The Kansas Supreme Court announced the two cases it will hear in a special session Monday, Oct. 3, in Parsons, which is the next destination in the court’s outreach to familiarize Kansans with the high court, its work and the overall role of the Kansas judiciary.
The court will be in session from 6:30 to about 8 p.m. that day in the auditorium at Parsons High School, 3030 Morton Ave. After the session concludes, justices will greet the public in an informal reception.
The two cases on the October 3 docket are:
— Appeal No. 123,077: State of Kansas v. Richard I. Moler II. In this petition for review, a Hamilton County jury convicted Moler of two counts of violating the Kansas Offender Registration Act by failing to include in his registration information two vehicles that local police observed him driving. In the Court of Appeals, Moler argued the evidence was insufficient to support the convictions for two reasons. First, he argued the state established only that he drove each vehicle once, which he contended was insufficient to trigger a duty to register them. Second, he argued the evidence did not establish each of the allegations contained in the charges. Moler also claimed his trial counsel was ineffective. The Court of Appeals affirmed his convictions.
Issues on review are whether the Court of Appeals erred in finding: There was sufficient evidence for a conviction because Moler was not required by law to register vehicles he drove only one time; and there was sufficient evidence when the state charged that Moler’s registration obligation arose from a prior conviction but arose from a prior juvenile adjudication.
— Appeal No. 120,566: State of Kansas v. Justin Burke Eckert. In this cross petition for review, a Miami County jury convicted Eckert of aggravated kidnapping, aggravated battery, aggravated assault with a deadly weapon, criminal threat, cultivation of marijuana and 25 counts of possession of drug paraphernalia. Eckert appealed several issues directly to the Court of Appeals, and the Court of Appeals agreed with Eckert in part and affirmed the district court in part. Both parties petitioned the Supreme Court for review. The Supreme Court granted the state’s cross-petition and Eckert’s conditional cross-petition.
Issues on review are whether: The Court of Appeals erred in finding Eckert’s drug paraphernalia convictions were multiplicitous; and whether there was sufficient evidence to support Eckert’s conviction involving the use of propane and a blower attached to the propane tank as drug paraphernalia.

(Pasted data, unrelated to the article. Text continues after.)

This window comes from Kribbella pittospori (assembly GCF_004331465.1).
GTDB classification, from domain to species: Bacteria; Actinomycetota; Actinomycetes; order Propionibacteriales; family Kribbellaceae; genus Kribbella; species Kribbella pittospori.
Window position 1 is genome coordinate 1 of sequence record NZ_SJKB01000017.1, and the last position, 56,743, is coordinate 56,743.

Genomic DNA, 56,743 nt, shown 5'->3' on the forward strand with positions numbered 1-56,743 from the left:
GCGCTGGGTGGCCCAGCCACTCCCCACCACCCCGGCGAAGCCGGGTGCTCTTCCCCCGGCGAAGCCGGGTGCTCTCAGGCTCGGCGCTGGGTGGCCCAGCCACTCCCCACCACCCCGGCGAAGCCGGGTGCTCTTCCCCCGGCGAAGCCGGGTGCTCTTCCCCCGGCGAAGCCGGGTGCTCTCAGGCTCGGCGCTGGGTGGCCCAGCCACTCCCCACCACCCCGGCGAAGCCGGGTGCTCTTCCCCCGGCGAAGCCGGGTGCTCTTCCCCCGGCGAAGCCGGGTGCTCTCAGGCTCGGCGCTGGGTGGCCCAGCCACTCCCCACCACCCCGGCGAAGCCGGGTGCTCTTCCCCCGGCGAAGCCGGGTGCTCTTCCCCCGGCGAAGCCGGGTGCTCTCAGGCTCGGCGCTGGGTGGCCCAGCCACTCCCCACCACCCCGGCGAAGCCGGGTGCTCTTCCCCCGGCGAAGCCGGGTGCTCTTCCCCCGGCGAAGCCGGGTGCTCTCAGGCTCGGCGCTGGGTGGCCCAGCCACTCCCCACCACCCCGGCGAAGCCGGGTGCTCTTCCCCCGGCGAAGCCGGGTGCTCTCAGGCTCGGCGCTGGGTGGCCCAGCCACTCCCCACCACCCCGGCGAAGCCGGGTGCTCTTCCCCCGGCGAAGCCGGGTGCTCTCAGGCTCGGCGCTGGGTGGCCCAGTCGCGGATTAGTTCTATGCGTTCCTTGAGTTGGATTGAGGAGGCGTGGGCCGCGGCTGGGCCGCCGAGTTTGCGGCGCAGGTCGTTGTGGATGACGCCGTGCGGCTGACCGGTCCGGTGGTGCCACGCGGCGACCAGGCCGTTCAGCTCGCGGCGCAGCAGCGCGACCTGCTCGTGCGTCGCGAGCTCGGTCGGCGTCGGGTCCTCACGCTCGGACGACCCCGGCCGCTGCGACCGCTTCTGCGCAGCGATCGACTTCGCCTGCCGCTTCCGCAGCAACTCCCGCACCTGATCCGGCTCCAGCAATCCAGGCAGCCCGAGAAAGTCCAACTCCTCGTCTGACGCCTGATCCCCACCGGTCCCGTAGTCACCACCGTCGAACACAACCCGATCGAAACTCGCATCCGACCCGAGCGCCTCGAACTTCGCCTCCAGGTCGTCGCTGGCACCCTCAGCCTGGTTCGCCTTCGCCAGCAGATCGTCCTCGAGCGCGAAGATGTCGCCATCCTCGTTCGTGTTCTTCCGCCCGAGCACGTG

Anyone who wants to attend the special session should plan to arrive early to allow time to get through security screening. The doors open at 5:30 p.m. Court security offers these guidelines to ease the process:
— Do not bring food or drink.
— Do not bring large bags, large purses, backpacks, computer cases, or briefcases; small handbags are permitted.
— Do not bring knives, pepper spray, firearms, or weapons.
— Do not bring electronic devices like laptop computers, handheld games, personal digital assistants, or tablets. If you must carry a cell phone, turn it off and store it out of sight while the court is in session.
Audience members are prohibited from talking during oral arguments because it interferes with the attorneys’ remarks and questions asked by justices. If someone arrives after proceedings start, or must leave the auditorium before it ends, they should be as quiet as possible entering and exiting the auditorium. Talking immediately outside the auditorium is also discouraged.
The special session will also be broadcast live online at www.YouTube.com/KansasSupremeCourt.
The Supreme Court has conducted special sessions outside its Topeka courtroom since 2011, when it marked the state’s 150th anniversary by convening in the historic Supreme Court courtroom in the Kansas Statehouse. From there, and through the end of 2011, the court conducted special sessions in Greensburg, Salina and Wichita. Since then, the court has had sessions in Colby, El Dorado, Emporia, Garden City, Great Bend, Hays, Hiawatha, Hutchinson, Kansas City, Lawrence, Manhattan, Overland Park, Pittsburg, Topeka and Winfield.